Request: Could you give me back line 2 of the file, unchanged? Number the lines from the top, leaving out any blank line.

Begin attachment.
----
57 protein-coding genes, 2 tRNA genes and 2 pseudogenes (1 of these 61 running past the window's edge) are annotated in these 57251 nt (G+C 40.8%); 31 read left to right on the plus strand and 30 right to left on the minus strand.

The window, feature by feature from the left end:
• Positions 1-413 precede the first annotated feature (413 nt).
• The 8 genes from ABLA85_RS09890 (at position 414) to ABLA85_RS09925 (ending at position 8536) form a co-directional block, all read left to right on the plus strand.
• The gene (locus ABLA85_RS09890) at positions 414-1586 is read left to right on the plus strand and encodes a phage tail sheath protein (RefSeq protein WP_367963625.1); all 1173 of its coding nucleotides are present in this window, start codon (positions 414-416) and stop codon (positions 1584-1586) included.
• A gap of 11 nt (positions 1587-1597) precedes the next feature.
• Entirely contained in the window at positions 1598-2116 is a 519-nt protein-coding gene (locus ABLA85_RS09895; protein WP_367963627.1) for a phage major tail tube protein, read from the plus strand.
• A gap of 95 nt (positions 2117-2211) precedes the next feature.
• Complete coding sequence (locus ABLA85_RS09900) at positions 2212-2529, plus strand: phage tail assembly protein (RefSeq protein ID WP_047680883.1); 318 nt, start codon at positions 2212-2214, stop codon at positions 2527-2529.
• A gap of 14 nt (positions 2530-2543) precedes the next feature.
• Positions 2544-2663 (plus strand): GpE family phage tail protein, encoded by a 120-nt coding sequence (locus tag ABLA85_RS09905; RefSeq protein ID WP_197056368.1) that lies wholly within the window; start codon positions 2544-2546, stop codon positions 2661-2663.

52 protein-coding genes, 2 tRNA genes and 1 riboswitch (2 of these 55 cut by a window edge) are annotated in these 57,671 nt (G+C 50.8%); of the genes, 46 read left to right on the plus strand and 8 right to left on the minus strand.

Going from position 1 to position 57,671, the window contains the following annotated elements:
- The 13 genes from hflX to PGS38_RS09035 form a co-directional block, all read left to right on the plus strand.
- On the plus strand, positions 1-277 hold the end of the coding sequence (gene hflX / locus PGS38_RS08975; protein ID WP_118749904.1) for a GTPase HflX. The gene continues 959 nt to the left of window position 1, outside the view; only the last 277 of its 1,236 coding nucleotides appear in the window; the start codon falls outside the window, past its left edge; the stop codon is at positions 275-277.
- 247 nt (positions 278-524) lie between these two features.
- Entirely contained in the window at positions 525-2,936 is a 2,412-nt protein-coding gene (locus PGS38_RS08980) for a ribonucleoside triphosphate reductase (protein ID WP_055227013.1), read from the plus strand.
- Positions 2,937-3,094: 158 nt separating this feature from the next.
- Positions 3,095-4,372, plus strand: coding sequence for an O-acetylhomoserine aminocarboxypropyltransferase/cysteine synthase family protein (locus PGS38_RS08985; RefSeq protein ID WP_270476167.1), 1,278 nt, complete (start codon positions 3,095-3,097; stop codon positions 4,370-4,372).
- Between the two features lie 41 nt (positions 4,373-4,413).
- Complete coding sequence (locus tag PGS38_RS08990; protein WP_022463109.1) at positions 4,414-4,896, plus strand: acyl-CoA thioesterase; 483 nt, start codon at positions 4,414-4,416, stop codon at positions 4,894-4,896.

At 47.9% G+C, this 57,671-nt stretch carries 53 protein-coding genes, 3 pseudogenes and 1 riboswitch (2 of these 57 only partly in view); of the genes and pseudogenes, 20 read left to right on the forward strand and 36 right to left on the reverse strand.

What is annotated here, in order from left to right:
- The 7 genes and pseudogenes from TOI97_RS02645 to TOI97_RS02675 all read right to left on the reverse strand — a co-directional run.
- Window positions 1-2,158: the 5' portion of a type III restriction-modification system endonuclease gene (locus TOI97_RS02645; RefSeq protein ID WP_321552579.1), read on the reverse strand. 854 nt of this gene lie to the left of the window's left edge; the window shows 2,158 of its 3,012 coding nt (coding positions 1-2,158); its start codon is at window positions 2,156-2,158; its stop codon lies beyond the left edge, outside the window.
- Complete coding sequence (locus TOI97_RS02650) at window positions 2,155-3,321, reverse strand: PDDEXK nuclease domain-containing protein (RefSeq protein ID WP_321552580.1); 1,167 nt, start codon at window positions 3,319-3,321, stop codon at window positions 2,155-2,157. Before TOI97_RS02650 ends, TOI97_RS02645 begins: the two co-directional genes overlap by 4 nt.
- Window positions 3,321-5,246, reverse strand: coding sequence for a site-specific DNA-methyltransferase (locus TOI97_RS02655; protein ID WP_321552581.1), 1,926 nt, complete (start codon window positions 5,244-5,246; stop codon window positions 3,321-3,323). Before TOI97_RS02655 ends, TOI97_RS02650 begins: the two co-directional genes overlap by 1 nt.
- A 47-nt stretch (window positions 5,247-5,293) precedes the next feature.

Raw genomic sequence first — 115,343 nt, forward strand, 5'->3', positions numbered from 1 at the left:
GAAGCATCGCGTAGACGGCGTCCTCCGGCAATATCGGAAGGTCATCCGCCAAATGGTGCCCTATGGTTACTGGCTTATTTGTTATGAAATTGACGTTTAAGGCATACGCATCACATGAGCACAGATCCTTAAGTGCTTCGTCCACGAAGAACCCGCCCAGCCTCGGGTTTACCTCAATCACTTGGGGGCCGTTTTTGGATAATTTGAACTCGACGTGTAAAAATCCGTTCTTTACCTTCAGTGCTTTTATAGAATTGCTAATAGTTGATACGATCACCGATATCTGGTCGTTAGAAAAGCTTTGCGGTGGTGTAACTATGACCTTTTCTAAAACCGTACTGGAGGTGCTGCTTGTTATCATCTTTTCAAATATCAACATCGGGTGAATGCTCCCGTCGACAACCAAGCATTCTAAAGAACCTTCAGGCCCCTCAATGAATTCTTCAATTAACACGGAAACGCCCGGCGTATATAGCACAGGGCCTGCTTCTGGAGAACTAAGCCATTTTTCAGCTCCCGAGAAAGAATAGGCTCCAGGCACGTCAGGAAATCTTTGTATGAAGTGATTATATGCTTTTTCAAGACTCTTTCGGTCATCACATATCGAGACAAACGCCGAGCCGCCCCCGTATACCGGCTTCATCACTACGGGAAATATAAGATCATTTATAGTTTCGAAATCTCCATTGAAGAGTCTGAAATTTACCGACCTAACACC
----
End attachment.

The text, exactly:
The window, feature by feature from the left end: